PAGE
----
The Ambassador Hotel originally opened in 1924 as 310 West Church Street Apartments, the first upscale apartments in downtown Jacksonville.
In 1943, it was converted into a hotel by Charles Griner, a personal friend of Ed Ball, executor of the DuPont Estate. Following Griner’s death, Ball advised his widow Doris to demolish the Ambassador Hotel building. She objected because she felt they had already torn down every other old hotel in downtown. Doris could be described as a modern-day hero for Downtown Jacksonville, bucking the now all-too-common ‘wisdom’ from Jacksonville’s ‘elite’ to tear down historic buildings in hopes of ‘future development.’. In 1944, the building was subsequently converted into a hotel and renamed Three-Ten Hotel.
Over the next decade the building did not change much besides the many short lived names adorning the front and side. Only 3 years later, in 1947, the Three-Ten Hotel was renamed yet again to Hotel Southland only to be changed again in 1949 to The Griner and finally The Ambassador Hotel in 1955.
This six story brick and limestone Georgian Revival style building was built in an H pattern which gives every room a large window view while still being able to house about 110 residents.
In 1983 it was added to the National Register of Historic Buildings but it was still headed down an ugly path of dilapidation, with code enforcement on the owners back and multiple drug busts and raids scarring its name. In 1997 the residents, who paid $80 a week, received notice that the building no longer complied with code and that it would have to be fixed in order to remain open. Every single room has a sticker with the date of condemnation on it and the still legible ones read 7-11-97 and 11-13-97.
In 1998 the entire building was condemned and closed up. Residents and police said most of the people living in the Ambassador came from homes that were condemned or demolished in the adjacent LaVilla neighborhood as part of a revitalization project. Some of those homes were condemned following similar raids by a hit team of police and city officials, who seek to close drug houses, according to the Florida Times Union archives. After closing, many of the residents dispersed into various homeless shelters throughout Downtown.
In 2005 plans had been announced to remodel The Ambassador hotel but were put on hold along with the nearby courthouse plans.
A depiction of the 2009 plans for The Ambassador Lofts
In 2009 plans were released to change the hotel into The Ambassador Lofts which would consist of 50 apartments and some retail space. The plans estimate an $8 million dollar price tag, half of which the prospective owner can acquire and the rest he is hoping for city or government help with in the form of grants and low interest loans.
The building has remained a silent anchor on one of Downtown’s most forgotten streets, however after years of false starts… a new life is finally on the horizon. Associated with St. Augustine-based Augustine Development Group, Axis Hotels, LLC. acquired the historic property in 2018. The $5.4 million deal includes the hotel and 1.5 acres between Church, Pearl, Duval, and Julia Streets.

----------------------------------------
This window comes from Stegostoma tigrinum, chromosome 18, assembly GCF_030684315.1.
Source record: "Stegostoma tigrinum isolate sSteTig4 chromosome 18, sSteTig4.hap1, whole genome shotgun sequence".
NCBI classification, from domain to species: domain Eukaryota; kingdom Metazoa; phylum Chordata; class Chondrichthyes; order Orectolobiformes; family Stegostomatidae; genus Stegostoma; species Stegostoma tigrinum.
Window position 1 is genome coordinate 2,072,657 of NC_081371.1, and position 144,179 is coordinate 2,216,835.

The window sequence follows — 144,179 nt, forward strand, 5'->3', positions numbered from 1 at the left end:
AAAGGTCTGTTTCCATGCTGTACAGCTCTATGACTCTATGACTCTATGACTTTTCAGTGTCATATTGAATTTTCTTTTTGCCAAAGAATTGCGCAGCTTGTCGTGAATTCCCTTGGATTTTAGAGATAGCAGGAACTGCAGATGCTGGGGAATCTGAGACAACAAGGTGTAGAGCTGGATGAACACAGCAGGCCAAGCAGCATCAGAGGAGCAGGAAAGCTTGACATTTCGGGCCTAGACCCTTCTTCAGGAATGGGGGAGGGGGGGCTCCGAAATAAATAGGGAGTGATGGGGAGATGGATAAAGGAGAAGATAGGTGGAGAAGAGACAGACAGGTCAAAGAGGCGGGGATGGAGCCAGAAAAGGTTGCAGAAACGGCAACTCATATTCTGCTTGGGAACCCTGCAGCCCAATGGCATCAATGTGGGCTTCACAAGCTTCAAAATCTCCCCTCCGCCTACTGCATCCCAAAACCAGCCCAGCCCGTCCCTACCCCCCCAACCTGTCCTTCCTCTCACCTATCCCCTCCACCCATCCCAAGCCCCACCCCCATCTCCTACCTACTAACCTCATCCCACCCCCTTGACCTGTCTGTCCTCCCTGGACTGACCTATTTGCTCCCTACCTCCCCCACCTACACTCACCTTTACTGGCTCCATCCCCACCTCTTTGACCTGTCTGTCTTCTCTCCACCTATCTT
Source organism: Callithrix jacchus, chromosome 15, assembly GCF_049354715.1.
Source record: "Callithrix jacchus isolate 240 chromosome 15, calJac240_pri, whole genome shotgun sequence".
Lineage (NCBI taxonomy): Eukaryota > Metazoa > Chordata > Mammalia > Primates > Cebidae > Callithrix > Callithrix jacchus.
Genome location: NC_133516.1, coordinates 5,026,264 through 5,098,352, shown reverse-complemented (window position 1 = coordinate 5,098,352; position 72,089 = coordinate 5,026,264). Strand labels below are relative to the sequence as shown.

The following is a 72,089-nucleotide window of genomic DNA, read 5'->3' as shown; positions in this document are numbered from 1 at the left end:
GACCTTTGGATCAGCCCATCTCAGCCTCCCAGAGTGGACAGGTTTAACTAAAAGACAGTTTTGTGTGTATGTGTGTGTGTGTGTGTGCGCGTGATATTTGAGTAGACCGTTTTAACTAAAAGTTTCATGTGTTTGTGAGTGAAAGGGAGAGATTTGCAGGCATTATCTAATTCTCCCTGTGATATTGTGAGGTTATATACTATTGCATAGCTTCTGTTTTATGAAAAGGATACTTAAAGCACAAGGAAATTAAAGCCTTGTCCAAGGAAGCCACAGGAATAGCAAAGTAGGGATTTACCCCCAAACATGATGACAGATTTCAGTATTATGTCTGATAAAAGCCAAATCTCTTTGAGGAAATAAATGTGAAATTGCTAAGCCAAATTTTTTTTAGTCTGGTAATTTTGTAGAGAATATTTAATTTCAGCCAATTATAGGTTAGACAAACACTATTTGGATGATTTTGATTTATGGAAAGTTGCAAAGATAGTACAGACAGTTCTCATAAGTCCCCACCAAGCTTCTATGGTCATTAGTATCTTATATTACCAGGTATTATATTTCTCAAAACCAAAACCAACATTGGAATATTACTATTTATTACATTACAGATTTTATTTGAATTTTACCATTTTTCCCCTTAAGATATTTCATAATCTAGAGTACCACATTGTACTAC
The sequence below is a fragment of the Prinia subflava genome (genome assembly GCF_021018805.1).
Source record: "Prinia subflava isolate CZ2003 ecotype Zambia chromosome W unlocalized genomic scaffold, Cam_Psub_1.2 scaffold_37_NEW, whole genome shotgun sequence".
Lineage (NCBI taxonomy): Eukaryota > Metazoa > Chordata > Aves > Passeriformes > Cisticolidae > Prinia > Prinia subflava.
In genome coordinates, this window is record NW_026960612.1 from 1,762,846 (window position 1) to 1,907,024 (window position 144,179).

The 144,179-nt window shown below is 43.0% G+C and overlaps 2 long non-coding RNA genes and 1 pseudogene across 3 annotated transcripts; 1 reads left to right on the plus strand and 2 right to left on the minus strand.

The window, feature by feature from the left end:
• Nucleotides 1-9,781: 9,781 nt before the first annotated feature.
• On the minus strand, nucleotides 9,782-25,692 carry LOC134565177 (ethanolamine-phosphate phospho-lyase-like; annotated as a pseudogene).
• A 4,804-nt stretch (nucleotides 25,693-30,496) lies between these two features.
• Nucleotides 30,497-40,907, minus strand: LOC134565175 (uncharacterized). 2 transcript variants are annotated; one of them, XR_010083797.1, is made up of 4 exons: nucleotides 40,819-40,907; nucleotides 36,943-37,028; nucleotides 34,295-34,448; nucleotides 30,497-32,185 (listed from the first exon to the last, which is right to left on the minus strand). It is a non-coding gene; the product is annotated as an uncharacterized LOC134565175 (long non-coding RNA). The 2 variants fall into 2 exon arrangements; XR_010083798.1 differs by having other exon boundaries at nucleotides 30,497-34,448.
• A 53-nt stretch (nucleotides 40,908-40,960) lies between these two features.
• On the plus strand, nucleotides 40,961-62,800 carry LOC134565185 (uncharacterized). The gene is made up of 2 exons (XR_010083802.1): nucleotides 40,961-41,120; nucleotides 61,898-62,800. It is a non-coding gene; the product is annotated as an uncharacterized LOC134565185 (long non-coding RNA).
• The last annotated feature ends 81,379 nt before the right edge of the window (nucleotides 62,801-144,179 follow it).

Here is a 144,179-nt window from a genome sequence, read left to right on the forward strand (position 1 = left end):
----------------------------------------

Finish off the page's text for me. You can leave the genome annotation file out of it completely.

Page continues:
Axis plans for a $15 million renovation to convert the Ambassador Hotel into a 127-room La Quinta Inn and Suites hotel with a rooftop bar. The hotel will be managed by Integrity Hospitality. Interior demolition is now underway and the group expects to complete construction sometime in 2020. The City provided a $1.5 million Redevelopment Completion Grant from the Downtown Historic Preservation and Revitalization Trust Fund, issued upon completion of the hotel, to help offset costs associated with the historic structure’s renovations.
In addition, 404 North Julia Street will be demolished in order for Axis to parnter with Jacksonville-based Vestcor to construct a new building with 200 apartments and 15,000 square feet of retail space next door, with a portion of that retail space to be set aside to serve as a satellite campus for the non-profit, St. Augustine Youth Services.
TVC Development, a subsidiary of The Vestcor Companies, plans to develop the multifamily housing component consisting of market rate and workforce housing. 25% of the apartments will be set aside for individuals who make less than 80% of the area median income.
This entire block is now the center of a $36 million project combining new infill with an adaptive reuse of a historic structure.
The City will rebate $4.9 million in propety taxes over 15 years through a REV grant, to help offset the estimated $38 million construction of apartments, parking structure and hotel conversion. The plans for the apartment building have not yet been provided to the Downtown Development Review Board for approval.
404 North Julia Street and the Ambassador (Griner) Hotel during their better days.
404 North Julia Street today
Altered beyond recognition, 404 North Julia Street was once a beautiful building. Originally a massive Mediterranean Revival style structure completed in 1927, this building was the home of the Jacksonville Chamber of Commerce and then the Merck Drug Company before it was radically altered by the Marine National Bank in 1957. In 2001, First Alliance Bank purchased Marine National Bank. Two years later, it acquired EverBank, an online bank with $250 million in deposits. The company later adopted the EverBank name and is now known as TIAA Bank.
NEXT: A Look Inside The Ambassador Hotel Before Renovations Began